Executive Summary: On August 4, 2023, the U.S. Department of Labor, Office of Federal Contract Compliance Programs (OFCCP) published a final rule amending the 2020 pre-enforcement regulations colloquially referred to as the “PDN Rule.” A PDN or a Predetermination Notice is a letter that OFCCP issues to notify contractors, currently undergoing a compliance review, that the agency has identified preliminary indicators of potential discrimination. The PDN provides contractors with an early opportunity to respond prior to OFCCP issuing a Notice of Violation (NOV). The 2020 PDN Rule was hailed by OFCCP as a sign of its commitment to transparency and early, efficient resolution of open audits. While the final rule does not eliminate the requirement that OFCCP issue a PDN, the level of transparency promised and the evidentiary standard for issuing the PDN have been significantly reduced.
Why did OFCCP amend the 2020 PDN Rule?
OFCCP determined that the PDN Rule “unduly constrained its broad enforcement discretion,” and “imposed inflexible evidentiary requirements early in the compliance evaluation process and attempted to codify complex evidentiary definitions for ‘qualitative’ and ‘quantitative’ evidence and other standards.”
How does the 2023 PDN Rule Differ from the 2020 PDN Rule?
The 2023 PDN Rule adopts almost all of the OFCCP’s proposed changes discussed in the Notice of Proposed Rulemaking (NPRM), thereby disregarding many of the comments submitted by the contractor community. The OFCCP retained only two elements of the 2020 Rule: (1) the early resolution procedures; and (2) the requirement that the OFCCP issue a PDN before it may issue an NOV.
Among the most notable changes outlined in the final rule are:
- While the final rule retains the PDN notice requirement, it eliminates the associated evidentiary requirements set out in the 2020 final rule. Specifically, the 2023 rule no longer requires OFCCP to include a discussion of the qualitative and quantitative evidence identified during the compliance review that supports the alleged violations outlined in the PDN. Moreover, OFCCP is no longer required to demonstrate that the alleged disparity is practically significant. These changes in particular, as discussed below, will significantly limit the ability of contractors to evaluate any alleged violations and consider early resolution.
- The District and Regional Offices are no longer required to obtain the Director’s approval before issuing a PDN or an NOV.
- Contractors have only 15 — instead of 30 — calendar days to respond to a PDN or NOV. Extensions will be granted for good cause only. The examples of good cause are very similar to the extreme circumstances necessary to obtain an extension to submit the response to the scheduling letter. They include:
- extended medical absences of key personnel;
- localized or company-specific disaster affecting records retrieval such as a flood, fire, or computer virus;
- unexpected absence of key personnel due to military service; or
- unexpected departure of key affirmative action official.
- The final rule allows OFCCP to identify additional violations in a subsequent NOV or Show Cause Notice (SCN). The Agency is not required to issue an amended PDN before moving to the NOV.
- OFCCP may issue a SCN without first issuing a PDN or an NOV.
When is the 2023 Rule Effective?
The 2023 PDN Rule applies to any pre-enforcement notices issued on or after September 5, 2023, the effective date of the new regulations.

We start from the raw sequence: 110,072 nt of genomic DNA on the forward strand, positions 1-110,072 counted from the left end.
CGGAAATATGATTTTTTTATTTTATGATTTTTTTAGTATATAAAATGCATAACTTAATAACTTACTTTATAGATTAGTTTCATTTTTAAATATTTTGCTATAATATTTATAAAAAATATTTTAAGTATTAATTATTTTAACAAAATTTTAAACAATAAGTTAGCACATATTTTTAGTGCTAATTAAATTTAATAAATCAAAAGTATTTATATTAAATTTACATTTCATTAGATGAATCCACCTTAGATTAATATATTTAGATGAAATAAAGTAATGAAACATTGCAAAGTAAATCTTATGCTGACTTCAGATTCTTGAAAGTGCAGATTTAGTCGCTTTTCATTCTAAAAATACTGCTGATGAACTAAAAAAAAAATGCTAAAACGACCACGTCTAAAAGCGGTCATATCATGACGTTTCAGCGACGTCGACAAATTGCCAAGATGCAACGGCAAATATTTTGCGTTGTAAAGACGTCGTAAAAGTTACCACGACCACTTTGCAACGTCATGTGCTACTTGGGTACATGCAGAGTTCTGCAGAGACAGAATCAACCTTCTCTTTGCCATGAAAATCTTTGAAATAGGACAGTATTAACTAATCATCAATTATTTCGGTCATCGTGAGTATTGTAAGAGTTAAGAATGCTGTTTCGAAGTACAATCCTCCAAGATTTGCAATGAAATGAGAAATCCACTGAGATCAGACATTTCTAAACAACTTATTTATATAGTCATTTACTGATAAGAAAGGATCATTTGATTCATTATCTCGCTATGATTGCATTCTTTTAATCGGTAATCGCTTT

What does the New Rule mean for Contractors?
The benefit of the 2020 PDN Rule, for both contractors and OFCCP, was the required transparency early in the compliance review process. The prior PDN standard required OFCCP to conduct a thorough assessment and provide thoughtful notice of potential areas of non-compliance early in the process as a means of more efficiently moving audits to conciliation or closure. In exchange for early transparency, contractors could undertake an informed assessment of OFCCP’s findings and either present legitimate explanations supported by evidence; engage in early conciliation; or seek to move to the next stage of the audit.
OFCCP states that the changes to the 2020 PDN Rule were needed because the standard it had to satisfy was too high and it took too long and required too many resources to develop the necessary evidentiary support. However, the new standard for demonstrating a potential violation early in the review process is so limited that few, if any, contractors will agree to conciliation without a more well-developed basis for the alleged violation.
Contractors are already required to conduct annual self-analyses in connection with the development of their AAPs. Contractors should conduct these analyses under legal privilege and investigate any indicators of potential discrimination in hiring, promotion and termination activity and in compensation. Where preliminary disparities are identified, contractors should conduct a thorough investigation and document any legitimate explanations, including preserving all relevant documents supporting these explanations so they are available for submission to OFCCP, if necessary. If questions remain after completing the investigation, contractors should work with counsel to determine the appropriate course of action to resolve any identified issues.
If you have any questions regarding the issues discussed in this Alert, please contact the authors, Consuela Pinto, firstname.lastname@example.org, or Nancy Holt, email@example.com, both of whom are partners in FordHarrison’s Washington, D.C. office. Of course you can also contact the FordHarrison attorney with whom you usually work.
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